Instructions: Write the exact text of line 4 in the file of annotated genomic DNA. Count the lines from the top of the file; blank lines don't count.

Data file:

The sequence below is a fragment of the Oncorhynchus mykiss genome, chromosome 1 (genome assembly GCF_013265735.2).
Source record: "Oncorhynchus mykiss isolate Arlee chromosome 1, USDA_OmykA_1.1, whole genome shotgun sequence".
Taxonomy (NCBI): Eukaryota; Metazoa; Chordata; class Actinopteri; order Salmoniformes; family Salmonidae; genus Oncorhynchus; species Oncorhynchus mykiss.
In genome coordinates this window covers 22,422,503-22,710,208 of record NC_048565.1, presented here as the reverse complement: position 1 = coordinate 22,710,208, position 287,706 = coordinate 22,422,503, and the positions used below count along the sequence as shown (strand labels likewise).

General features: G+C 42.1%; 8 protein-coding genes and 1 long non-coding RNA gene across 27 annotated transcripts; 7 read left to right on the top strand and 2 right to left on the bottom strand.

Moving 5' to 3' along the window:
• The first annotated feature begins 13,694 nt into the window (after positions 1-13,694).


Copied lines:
In genome coordinates this window covers 22,422,503-22,710,208 of record NC_048565.1, presented here as the reverse complement: position 1 = coordinate 22,710,208, position 287,706 = coordinate 22,422,503, and the positions used below count along the sequence as shown (strand labels likewise).